Lieutenant Colonel Tench Tilghman
Tilghman, Tench. 1744-1786.
Tench Tilghman was born on Maryland's Eastern Shore, the oldest son of James Tilghman, a lawyer. He joined a militia unit in 1775 and that unit joined the American army in 1776. Lieutenant Tilghman was soon selected as Aide-de-camp to George Washington. He remained a member of Washington's staff until the end of the war.
Upon the signing of the Articles of Surrender at Yorktown, Tilghman was sent with a dispatch to the president of the Continental Congress. Tilghman sailed down the York River on October 20 and then up the Chesapeake Bay, reaching the Eastern Shore the evening of October 22. Tilghman rode horseback day and night, stopping for a fresh horse whereever he could find one. In the early morning hours of October 24, sick with chills and fever, he rode into Philadelphia. In no time, his news spread throughout the city. Tilghman left the army in 1783, but his health was failing. He died in 1786, in his 42nd year.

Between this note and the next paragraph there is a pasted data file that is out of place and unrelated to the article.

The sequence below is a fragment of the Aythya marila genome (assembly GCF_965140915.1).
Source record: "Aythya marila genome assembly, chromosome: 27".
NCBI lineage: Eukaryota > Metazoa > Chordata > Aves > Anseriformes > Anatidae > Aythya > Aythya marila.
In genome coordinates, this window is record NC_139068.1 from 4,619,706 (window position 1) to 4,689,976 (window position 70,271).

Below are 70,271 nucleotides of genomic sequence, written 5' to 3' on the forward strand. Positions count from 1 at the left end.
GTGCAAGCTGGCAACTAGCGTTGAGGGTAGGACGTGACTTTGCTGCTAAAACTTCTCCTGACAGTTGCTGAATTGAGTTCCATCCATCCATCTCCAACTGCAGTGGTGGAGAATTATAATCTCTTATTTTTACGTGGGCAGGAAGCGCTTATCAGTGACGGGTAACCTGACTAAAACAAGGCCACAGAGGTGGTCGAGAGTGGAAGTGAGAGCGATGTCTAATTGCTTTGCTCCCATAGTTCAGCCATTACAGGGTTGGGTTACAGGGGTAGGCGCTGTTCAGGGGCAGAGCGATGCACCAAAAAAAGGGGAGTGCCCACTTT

Did You Know?
The Yorktown Monument to "The Alliance and Victory" was the first monument authorized by the Federal Government. It was authorized on October 29, 1781, just ten days after the victory at Yorktown. However, construction on the monument did not begin until 1881. It was completed in 1884.